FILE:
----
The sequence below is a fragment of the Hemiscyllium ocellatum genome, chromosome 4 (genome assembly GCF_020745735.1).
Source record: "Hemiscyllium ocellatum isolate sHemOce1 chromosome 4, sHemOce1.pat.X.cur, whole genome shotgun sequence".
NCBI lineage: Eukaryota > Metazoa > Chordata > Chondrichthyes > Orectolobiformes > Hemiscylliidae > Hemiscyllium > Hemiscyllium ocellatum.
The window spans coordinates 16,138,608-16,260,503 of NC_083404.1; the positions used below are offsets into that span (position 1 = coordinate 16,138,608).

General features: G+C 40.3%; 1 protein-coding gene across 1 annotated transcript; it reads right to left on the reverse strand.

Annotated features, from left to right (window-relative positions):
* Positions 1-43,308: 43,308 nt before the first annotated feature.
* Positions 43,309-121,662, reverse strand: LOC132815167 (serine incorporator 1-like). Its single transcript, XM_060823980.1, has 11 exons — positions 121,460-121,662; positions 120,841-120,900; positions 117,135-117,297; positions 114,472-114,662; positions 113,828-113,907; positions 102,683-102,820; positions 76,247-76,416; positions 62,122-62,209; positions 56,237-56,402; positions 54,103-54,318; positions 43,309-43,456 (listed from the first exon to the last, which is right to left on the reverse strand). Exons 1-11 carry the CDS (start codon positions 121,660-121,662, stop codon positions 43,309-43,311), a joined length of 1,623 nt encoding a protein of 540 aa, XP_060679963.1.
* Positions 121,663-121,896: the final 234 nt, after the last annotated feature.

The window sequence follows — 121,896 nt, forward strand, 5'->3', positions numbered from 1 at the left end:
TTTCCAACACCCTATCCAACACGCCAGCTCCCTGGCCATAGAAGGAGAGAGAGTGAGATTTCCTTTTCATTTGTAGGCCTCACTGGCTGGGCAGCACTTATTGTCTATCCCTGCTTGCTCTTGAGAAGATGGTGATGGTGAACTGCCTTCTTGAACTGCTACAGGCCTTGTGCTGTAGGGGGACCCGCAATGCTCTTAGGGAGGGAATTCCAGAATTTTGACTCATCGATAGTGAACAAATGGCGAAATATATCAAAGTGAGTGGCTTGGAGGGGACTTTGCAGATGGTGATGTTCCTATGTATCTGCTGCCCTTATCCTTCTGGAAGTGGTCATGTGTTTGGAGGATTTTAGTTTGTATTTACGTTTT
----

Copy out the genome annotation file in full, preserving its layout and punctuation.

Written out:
The sequence below is a fragment of the Hemiscyllium ocellatum genome, chromosome 4 (genome assembly GCF_020745735.1).
Source record: "Hemiscyllium ocellatum isolate sHemOce1 chromosome 4, sHemOce1.pat.X.cur, whole genome shotgun sequence".
NCBI lineage: Eukaryota > Metazoa > Chordata > Chondrichthyes > Orectolobiformes > Hemiscylliidae > Hemiscyllium > Hemiscyllium ocellatum.
The window spans coordinates 16,138,608-16,260,503 of NC_083404.1; the positions used below are offsets into that span (position 1 = coordinate 16,138,608).

General features: G+C 40.3%; 1 protein-coding gene across 1 annotated transcript; it reads right to left on the reverse strand.

Annotated features, from left to right (window-relative positions):
* Positions 1-43,308: 43,308 nt before the first annotated feature.
* Positions 43,309-121,662, reverse strand: LOC132815167 (serine incorporator 1-like). Its single transcript, XM_060823980.1, has 11 exons — positions 121,460-121,662; positions 120,841-120,900; positions 117,135-117,297; positions 114,472-114,662; positions 113,828-113,907; positions 102,683-102,820; positions 76,247-76,416; positions 62,122-62,209; positions 56,237-56,402; positions 54,103-54,318; positions 43,309-43,456 (listed from the first exon to the last, which is right to left on the reverse strand). Exons 1-11 carry the CDS (start codon positions 121,660-121,662, stop codon positions 43,309-43,311), a joined length of 1,623 nt encoding a protein of 540 aa, XP_060679963.1.
* Positions 121,663-121,896: the final 234 nt, after the last annotated feature.

The window sequence follows — 121,896 nt, forward strand, 5'->3', positions numbered from 1 at the left end:
TTTCCAACACCCTATCCAACACGCCAGCTCCCTGGCCATAGAAGGAGAGAGAGTGAGATTTCCTTTTCATTTGTAGGCCTCACTGGCTGGGCAGCACTTATTGTCTATCCCTGCTTGCTCTTGAGAAGATGGTGATGGTGAACTGCCTTCTTGAACTGCTACAGGCCTTGTGCTGTAGGGGGACCCGCAATGCTCTTAGGGAGGGAATTCCAGAATTTTGACTCATCGATAGTGAACAAATGGCGAAATATATCAAAGTGAGTGGCTTGGAGGGGACTTTGCAGATGGTGATGTTCCTATGTATCTGCTGCCCTTATCCTTCTGGAAGTGGTCATGTGTTTGGAGGATTTTAGTTTGTATTTACGTTTT